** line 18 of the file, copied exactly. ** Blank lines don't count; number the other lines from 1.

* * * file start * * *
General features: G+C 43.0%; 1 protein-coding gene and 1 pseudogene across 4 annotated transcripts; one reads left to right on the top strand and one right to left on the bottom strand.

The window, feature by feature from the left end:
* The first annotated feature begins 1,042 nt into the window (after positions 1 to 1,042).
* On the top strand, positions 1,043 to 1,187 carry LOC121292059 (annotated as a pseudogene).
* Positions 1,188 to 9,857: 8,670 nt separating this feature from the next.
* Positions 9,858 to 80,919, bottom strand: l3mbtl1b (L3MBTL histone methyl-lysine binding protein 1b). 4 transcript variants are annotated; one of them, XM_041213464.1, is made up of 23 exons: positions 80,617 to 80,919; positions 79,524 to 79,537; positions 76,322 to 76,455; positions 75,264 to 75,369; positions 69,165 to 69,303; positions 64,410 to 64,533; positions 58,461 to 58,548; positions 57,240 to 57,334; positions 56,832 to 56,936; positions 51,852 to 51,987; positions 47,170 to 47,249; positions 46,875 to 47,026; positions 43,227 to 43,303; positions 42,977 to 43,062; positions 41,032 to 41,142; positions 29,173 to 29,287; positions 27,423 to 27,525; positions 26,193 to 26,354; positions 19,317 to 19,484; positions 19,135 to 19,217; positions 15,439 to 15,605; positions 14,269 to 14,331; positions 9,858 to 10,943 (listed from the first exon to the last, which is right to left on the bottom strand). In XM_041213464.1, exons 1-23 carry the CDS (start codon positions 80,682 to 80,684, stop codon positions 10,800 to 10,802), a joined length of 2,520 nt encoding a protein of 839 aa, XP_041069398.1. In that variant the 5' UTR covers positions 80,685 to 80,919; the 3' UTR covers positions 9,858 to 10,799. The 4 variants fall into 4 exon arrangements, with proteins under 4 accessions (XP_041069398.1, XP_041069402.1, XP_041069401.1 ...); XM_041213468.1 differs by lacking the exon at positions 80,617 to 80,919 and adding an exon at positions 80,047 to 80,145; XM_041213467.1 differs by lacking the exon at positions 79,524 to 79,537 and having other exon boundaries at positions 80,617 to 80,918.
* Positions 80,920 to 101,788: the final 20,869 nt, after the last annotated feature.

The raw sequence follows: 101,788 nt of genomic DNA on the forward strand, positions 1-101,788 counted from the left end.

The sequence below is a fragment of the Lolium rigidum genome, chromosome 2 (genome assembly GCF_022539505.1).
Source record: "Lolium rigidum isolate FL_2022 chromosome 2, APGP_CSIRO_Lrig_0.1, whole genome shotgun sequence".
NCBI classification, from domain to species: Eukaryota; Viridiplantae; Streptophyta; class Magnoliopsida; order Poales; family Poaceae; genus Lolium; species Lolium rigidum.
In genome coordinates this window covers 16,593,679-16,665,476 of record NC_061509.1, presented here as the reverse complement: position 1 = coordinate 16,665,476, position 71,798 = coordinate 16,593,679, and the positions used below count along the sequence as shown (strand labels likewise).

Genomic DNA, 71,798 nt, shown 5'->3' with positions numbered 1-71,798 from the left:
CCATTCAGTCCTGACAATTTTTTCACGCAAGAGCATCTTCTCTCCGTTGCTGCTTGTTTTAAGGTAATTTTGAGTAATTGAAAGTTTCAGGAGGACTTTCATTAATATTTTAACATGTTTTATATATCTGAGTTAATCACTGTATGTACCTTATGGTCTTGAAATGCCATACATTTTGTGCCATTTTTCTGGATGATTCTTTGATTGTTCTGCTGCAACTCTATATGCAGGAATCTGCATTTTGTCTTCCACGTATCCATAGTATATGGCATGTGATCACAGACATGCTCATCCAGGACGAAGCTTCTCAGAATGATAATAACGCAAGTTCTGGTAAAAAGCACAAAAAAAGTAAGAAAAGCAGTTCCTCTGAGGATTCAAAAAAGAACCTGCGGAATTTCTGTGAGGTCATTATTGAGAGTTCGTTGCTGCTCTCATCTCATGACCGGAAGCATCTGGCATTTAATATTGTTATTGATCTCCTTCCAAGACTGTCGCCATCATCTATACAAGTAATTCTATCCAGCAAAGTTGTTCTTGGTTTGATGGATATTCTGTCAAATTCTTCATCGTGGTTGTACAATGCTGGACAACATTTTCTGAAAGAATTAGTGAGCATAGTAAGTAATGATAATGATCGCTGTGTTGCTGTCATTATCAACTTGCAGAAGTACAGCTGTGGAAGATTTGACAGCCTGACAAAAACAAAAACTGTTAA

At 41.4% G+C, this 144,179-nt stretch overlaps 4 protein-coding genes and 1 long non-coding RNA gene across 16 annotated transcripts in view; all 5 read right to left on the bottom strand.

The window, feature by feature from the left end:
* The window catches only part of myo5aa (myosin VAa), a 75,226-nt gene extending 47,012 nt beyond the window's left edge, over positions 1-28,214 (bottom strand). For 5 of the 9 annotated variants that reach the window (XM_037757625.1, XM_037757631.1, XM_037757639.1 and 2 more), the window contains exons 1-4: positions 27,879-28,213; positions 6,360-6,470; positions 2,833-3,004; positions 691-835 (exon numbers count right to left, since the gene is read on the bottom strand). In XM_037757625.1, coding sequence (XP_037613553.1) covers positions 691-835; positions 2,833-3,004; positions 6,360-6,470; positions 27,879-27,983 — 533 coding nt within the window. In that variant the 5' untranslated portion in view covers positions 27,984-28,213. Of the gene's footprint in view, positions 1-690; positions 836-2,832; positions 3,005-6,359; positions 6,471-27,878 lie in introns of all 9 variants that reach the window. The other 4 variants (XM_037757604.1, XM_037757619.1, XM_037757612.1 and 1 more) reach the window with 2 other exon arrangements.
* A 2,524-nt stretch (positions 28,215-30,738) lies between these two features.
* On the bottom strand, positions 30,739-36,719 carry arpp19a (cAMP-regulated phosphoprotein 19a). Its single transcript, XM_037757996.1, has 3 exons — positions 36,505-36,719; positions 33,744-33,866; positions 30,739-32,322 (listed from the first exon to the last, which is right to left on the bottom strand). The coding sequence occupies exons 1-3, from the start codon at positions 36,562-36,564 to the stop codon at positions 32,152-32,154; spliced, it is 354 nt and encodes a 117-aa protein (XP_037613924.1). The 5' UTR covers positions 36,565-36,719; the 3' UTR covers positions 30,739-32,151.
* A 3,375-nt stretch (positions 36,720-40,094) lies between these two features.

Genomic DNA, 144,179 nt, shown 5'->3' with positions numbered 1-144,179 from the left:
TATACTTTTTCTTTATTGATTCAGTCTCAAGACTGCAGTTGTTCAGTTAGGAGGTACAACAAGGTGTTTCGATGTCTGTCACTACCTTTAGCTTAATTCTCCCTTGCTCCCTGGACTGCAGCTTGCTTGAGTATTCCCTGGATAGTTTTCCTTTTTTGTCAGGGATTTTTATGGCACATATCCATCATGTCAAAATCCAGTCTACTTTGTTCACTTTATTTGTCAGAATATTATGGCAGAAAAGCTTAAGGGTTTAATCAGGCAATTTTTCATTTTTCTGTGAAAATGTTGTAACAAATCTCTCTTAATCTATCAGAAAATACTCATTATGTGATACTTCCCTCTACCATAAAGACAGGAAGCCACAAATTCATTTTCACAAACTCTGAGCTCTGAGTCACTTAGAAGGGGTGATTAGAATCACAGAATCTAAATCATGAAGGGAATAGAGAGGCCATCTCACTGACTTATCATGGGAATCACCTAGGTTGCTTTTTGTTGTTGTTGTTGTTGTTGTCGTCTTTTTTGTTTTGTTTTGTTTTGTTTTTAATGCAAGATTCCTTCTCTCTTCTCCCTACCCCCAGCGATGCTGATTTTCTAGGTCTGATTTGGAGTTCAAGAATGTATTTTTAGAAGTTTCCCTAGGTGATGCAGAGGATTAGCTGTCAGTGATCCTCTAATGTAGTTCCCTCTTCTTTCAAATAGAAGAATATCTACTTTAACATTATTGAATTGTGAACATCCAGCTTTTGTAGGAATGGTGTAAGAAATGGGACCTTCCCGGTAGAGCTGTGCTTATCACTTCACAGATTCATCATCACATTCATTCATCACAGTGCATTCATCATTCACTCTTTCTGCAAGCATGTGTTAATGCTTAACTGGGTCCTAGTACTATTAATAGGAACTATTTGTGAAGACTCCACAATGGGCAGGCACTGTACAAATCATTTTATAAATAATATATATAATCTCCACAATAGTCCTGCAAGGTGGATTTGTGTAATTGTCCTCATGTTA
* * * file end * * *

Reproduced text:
* A 2,524-nt stretch (positions 28,215-30,738) lies between these two features.